“Some of my best Austin memories were made at the Arbor cinema. I read somewhere that the developer refuses to build a new theater, claiming that since people’s entertainment habits are currently in flux, the development company can’t be sure that anyone will still want to go to the movies in a few years. I think that’s a stupid, hard-headed position to take. The Arbor cinema is one of the few things that sets this neighborhood apart from all the other boring, generic suburban areas in Austin. Without the Arbor and Barnes and Noble this neighborhood would be a wasteland. I live in an apartment in this neighborhood, and I don’t want to see more built around here, jacking up the price and attracting more shifty residents and street racers. I’d prefer to have more dining, shopping and entertainment options. I’d rather spend money close to home than have to make a special trip to another part of town. This whole development infuriates me.”
—James Bankston (Posted Feb. 5 online)

2. Residents doubt surrounding streets can handle any increase in traffic from new development.

“Strong message sent to object to this project or any further projects until better infrastructure can provided to handle the increase in traffic (trips per day) and services necessary for the community!”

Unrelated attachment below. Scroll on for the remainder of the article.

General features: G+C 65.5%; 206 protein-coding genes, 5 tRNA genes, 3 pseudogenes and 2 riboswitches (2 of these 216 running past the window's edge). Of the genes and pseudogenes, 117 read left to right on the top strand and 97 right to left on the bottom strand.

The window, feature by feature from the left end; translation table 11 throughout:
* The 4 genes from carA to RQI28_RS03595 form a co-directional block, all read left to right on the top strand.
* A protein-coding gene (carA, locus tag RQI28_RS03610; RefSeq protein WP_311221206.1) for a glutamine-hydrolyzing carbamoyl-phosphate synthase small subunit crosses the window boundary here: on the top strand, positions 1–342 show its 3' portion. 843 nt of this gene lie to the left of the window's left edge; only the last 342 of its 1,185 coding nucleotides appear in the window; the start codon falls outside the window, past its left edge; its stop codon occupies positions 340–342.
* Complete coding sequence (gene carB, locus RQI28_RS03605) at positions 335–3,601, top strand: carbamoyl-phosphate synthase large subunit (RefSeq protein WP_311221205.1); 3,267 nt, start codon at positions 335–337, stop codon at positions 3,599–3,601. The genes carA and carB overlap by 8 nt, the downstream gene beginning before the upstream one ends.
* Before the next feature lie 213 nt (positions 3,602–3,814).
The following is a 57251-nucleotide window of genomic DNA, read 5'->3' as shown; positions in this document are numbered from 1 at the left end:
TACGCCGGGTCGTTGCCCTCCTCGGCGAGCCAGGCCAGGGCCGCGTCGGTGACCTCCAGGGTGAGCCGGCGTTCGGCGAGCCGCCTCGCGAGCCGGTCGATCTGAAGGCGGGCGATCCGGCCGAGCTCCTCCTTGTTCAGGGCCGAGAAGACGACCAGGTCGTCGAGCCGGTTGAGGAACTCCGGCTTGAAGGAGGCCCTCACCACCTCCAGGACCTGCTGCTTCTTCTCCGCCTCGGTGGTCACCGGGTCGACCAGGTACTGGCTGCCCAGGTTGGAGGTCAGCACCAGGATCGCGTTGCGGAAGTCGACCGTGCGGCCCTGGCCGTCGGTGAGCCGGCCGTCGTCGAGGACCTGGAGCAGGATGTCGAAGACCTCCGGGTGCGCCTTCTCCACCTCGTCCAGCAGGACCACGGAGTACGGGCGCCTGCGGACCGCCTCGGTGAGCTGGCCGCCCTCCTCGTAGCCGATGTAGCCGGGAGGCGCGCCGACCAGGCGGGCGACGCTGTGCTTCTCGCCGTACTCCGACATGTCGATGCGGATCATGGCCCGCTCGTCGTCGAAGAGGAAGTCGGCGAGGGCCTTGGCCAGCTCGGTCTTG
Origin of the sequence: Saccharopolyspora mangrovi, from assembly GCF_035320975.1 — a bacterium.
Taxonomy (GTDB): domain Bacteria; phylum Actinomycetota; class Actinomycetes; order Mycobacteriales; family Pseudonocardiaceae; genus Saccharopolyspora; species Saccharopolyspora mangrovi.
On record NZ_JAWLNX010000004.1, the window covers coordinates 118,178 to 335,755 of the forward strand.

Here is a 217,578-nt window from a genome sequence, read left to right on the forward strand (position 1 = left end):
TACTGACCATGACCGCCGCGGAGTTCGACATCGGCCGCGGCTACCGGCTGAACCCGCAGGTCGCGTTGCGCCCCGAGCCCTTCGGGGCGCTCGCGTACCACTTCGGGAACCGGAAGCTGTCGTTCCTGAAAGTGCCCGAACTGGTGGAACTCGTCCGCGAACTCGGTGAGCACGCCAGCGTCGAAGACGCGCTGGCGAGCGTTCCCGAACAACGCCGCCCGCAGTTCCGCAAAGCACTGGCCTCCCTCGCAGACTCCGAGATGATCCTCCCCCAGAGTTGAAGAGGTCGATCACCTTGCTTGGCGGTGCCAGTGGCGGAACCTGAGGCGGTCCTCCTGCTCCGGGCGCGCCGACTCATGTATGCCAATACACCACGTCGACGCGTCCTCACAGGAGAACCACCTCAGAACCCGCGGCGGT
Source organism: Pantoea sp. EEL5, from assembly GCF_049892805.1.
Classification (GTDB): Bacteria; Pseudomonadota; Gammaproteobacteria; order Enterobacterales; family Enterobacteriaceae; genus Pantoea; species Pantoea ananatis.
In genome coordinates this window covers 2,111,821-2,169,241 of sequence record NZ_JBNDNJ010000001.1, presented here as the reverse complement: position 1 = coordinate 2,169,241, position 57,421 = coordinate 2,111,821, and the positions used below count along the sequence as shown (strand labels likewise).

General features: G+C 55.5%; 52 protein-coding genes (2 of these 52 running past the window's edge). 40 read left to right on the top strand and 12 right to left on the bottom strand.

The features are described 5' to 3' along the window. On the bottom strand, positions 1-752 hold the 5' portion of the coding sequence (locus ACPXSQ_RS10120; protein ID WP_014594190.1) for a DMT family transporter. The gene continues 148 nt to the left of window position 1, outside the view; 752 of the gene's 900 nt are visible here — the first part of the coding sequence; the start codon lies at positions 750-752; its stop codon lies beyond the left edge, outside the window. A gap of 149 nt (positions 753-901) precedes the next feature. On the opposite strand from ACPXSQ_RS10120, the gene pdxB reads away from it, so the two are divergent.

—Beverly R. from Jester Estates (Posted Feb. 4 on Nextdoor)

“We frequent this area almost daily because of the variety of businesses available there and the ease of getting in and out of the area restaurants, shopping, and entertainment—Regal Arbor theater, etc. We believe it has already reached the maximum traffic load without causing significant delays, and we are aware that the senior living center [Overture Arboretum] will make the congestion worse.”
—Janice and George Toreki from Jester Estates (Emailed Feb. 3)

“I think these proposed changes are terrible. I drive and shop in that area often and it is already congested. Jollyville Road will become impossible for driving. I will cease trying to go to my favorite stores and groceries in that area when the proposed changes are completed. It just makes me very sad because there is no need for more apartments, senior living facilities, etc. in that congested area.”